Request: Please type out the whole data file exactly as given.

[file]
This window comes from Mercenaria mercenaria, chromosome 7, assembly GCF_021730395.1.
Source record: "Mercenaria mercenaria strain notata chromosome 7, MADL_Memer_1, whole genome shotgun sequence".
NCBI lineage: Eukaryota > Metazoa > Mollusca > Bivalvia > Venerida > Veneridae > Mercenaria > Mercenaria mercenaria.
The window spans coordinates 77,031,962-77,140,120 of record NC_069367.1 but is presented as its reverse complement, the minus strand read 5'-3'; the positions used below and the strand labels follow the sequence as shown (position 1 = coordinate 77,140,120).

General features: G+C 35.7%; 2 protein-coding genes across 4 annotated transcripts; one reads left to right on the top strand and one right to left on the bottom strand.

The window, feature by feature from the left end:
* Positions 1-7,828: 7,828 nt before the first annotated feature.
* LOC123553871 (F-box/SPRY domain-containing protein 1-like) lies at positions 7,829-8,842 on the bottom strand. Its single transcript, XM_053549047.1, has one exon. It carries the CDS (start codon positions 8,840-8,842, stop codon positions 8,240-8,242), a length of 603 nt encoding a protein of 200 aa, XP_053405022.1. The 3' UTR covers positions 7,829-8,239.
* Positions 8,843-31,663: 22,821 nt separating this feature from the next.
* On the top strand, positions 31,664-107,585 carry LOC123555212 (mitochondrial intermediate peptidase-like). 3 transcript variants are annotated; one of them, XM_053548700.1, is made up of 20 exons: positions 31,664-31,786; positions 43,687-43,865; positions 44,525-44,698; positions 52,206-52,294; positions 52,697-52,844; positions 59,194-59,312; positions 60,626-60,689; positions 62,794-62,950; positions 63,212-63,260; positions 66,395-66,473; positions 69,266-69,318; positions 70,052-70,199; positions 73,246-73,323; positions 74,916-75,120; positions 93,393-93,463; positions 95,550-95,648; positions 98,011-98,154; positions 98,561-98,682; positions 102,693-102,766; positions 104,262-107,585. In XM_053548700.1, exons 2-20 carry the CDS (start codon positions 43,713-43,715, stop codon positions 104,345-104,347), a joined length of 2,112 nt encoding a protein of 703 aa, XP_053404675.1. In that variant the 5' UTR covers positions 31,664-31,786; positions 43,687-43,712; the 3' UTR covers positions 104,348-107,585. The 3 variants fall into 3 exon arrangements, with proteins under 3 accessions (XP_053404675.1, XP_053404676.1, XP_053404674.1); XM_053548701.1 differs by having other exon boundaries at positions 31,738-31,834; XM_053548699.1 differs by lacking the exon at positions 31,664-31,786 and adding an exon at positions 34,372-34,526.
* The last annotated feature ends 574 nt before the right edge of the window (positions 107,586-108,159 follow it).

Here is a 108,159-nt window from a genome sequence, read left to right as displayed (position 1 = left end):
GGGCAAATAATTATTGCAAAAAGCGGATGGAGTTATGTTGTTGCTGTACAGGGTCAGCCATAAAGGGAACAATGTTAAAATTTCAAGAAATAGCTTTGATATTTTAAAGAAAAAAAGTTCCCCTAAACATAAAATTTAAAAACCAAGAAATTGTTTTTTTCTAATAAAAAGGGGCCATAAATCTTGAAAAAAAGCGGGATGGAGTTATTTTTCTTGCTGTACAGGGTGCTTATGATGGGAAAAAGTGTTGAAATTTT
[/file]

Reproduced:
This window comes from Mercenaria mercenaria, chromosome 7, assembly GCF_021730395.1.
Source record: "Mercenaria mercenaria strain notata chromosome 7, MADL_Memer_1, whole genome shotgun sequence".
NCBI lineage: Eukaryota > Metazoa > Mollusca > Bivalvia > Venerida > Veneridae > Mercenaria > Mercenaria mercenaria.
The window spans coordinates 77,031,962-77,140,120 of record NC_069367.1 but is presented as its reverse complement, the minus strand read 5'-3'; the positions used below and the strand labels follow the sequence as shown (position 1 = coordinate 77,140,120).

General features: G+C 35.7%; 2 protein-coding genes across 4 annotated transcripts; one reads left to right on the top strand and one right to left on the bottom strand.

The window, feature by feature from the left end:
* Positions 1-7,828: 7,828 nt before the first annotated feature.
* LOC123553871 (F-box/SPRY domain-containing protein 1-like) lies at positions 7,829-8,842 on the bottom strand. Its single transcript, XM_053549047.1, has one exon. It carries the CDS (start codon positions 8,840-8,842, stop codon positions 8,240-8,242), a length of 603 nt encoding a protein of 200 aa, XP_053405022.1. The 3' UTR covers positions 7,829-8,239.
* Positions 8,843-31,663: 22,821 nt separating this feature from the next.
* On the top strand, positions 31,664-107,585 carry LOC123555212 (mitochondrial intermediate peptidase-like). 3 transcript variants are annotated; one of them, XM_053548700.1, is made up of 20 exons: positions 31,664-31,786; positions 43,687-43,865; positions 44,525-44,698; positions 52,206-52,294; positions 52,697-52,844; positions 59,194-59,312; positions 60,626-60,689; positions 62,794-62,950; positions 63,212-63,260; positions 66,395-66,473; positions 69,266-69,318; positions 70,052-70,199; positions 73,246-73,323; positions 74,916-75,120; positions 93,393-93,463; positions 95,550-95,648; positions 98,011-98,154; positions 98,561-98,682; positions 102,693-102,766; positions 104,262-107,585. In XM_053548700.1, exons 2-20 carry the CDS (start codon positions 43,713-43,715, stop codon positions 104,345-104,347), a joined length of 2,112 nt encoding a protein of 703 aa, XP_053404675.1. In that variant the 5' UTR covers positions 31,664-31,786; positions 43,687-43,712; the 3' UTR covers positions 104,348-107,585. The 3 variants fall into 3 exon arrangements, with proteins under 3 accessions (XP_053404675.1, XP_053404676.1, XP_053404674.1); XM_053548701.1 differs by having other exon boundaries at positions 31,738-31,834; XM_053548699.1 differs by lacking the exon at positions 31,664-31,786 and adding an exon at positions 34,372-34,526.
* The last annotated feature ends 574 nt before the right edge of the window (positions 107,586-108,159 follow it).

Here is a 108,159-nt window from a genome sequence, read left to right as displayed (position 1 = left end):
GGGCAAATAATTATTGCAAAAAGCGGATGGAGTTATGTTGTTGCTGTACAGGGTCAGCCATAAAGGGAACAATGTTAAAATTTCAAGAAATAGCTTTGATATTTTAAAGAAAAAAAGTTCCCCTAAACATAAAATTTAAAAACCAAGAAATTGTTTTTTTCTAATAAAAAGGGGCCATAAATCTTGAAAAAAAGCGGGATGGAGTTATTTTTCTTGCTGTACAGGGTGCTTATGATGGGAAAAAGTGTTGAAATTTT